Review: Fresh from telling us to "Testify", Chicago's Jamie 3:26 and Amsterdam's Masalo collide once again for another absolute heater. Loopy, warm, soulful and charged with big organ blasts, this is less of a track and more of an instrumental hymn as strikes every side of you physically and mentally. Loaded with a dub mix for added deep mix pleasure. Being in the red has never felt so good.
Review: This two-tracker from Local Talk - originally released in limited numbers on vinyl - appears to be the result of some smart thinking on behalf of the Swedish label. It sees ordained minister and all-round Detroit house and techno legend Terrence Parker put his slant on two of the most gospel-influenced cuts in the imprint's sizeable back catalogue. Parker first works his magic on Jamie 326 and Masalo's "Testify", serving up a bouncy, all-action peak-time house rub full of crunchy Clavinet lines, bold piano riffs, heavy organ stabs and inspiring gospel vocal snippets. Arguably even better is the Detroiter's interpretation of Art of Tones' "I Just", which looks to classic piano house for inspiration with predictably fine results.
Review: Since first dropping on wax in the autumn, this multi-artist affair has gone on to be one of Local Talk's most popular releases in years. It's easy to see why. Jamie 326 and Masalo's "Testify" is a fabulously urgent concoction - a low-sling, disco-tinged deep house bomb built around a restless rhythm track, impassioned, gospel style vocal snippets, and killer Clavinet lines. Sameed's dustier, sweatier "Can't U" offers a different slant on the same idea, offering a basement-bothering stomper that utilizes many of the same samples. Finally, the same artist delivers something looser in the shape of deep jazz-house jam "Dusty Jazz".
Review: Originally only available as a 12" single that was only sold in Rush Hour's legendary Amsterdam store, Masalo's 2018 debut single has finally made it to digital download. Both tracks doff a cap towards the spacey and intergalactic end of the Italo-disco spectrum, with Masalo opting for unfussy drum machine rhythms and throbbing, arpeggio style basslines Opener "New Dance" is the more obviously disco-centric of the two tracks, with jaunty riffs, lilting synth-pop melodies and ricocheting, proto-house style drum fills rising above a suitably druggy groove. "Cycles", meanwhile, is a little deeper and even more intergalactic in tone, an effect emphasized via trippy vocal chants and crystalline lead lines that appear to drift across the universe.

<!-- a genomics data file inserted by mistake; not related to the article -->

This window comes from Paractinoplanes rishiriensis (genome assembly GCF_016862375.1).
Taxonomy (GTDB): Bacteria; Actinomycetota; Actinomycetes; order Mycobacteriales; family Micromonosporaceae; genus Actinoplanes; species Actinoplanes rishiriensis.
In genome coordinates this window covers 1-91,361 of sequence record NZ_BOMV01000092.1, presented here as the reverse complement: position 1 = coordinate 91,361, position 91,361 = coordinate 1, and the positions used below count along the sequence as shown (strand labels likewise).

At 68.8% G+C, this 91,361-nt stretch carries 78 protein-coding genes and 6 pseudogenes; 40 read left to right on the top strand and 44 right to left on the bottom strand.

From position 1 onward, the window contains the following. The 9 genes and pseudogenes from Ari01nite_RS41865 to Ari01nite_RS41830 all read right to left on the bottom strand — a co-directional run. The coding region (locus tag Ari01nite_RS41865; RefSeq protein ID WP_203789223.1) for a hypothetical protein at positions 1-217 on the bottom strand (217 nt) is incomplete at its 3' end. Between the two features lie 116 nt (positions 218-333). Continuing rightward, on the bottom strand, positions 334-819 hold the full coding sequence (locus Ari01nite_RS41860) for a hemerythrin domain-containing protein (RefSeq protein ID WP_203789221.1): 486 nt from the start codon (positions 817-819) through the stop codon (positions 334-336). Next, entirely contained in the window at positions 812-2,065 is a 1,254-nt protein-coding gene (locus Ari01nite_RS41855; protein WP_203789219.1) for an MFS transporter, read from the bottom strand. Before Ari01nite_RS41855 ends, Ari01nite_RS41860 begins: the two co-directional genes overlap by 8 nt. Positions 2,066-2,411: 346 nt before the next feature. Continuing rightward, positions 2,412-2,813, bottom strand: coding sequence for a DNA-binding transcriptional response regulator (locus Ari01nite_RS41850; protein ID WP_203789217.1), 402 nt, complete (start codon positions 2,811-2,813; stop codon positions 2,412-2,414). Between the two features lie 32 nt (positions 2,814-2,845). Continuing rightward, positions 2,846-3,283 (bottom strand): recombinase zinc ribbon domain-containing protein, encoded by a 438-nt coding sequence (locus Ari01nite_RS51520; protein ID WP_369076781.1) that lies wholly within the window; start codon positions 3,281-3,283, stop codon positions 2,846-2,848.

Review: Mad Mats' Swedish label release their seventh annual label compilation, and suffice to say that whatever particular sub-shade of deep house floats your boat, you're unlikely to come away unsatisfied here. Like it soulful? Then check for Trevor Lawrence Jr's 'Tiptoe'. Like it jazzy? Try Prequel's 'Lefty'. Fiending for those old skool Jersey organ jams? Jamie 326 & Masalo's 'Red Light' will thrill you. Or if it's stripped-back 3am tracky shizzle you're after, allow us to point you in the direction of First Floor's 'You Dubn't Know', with its throbbing bass and hauntingly familiar vocal sample. Now you're talking!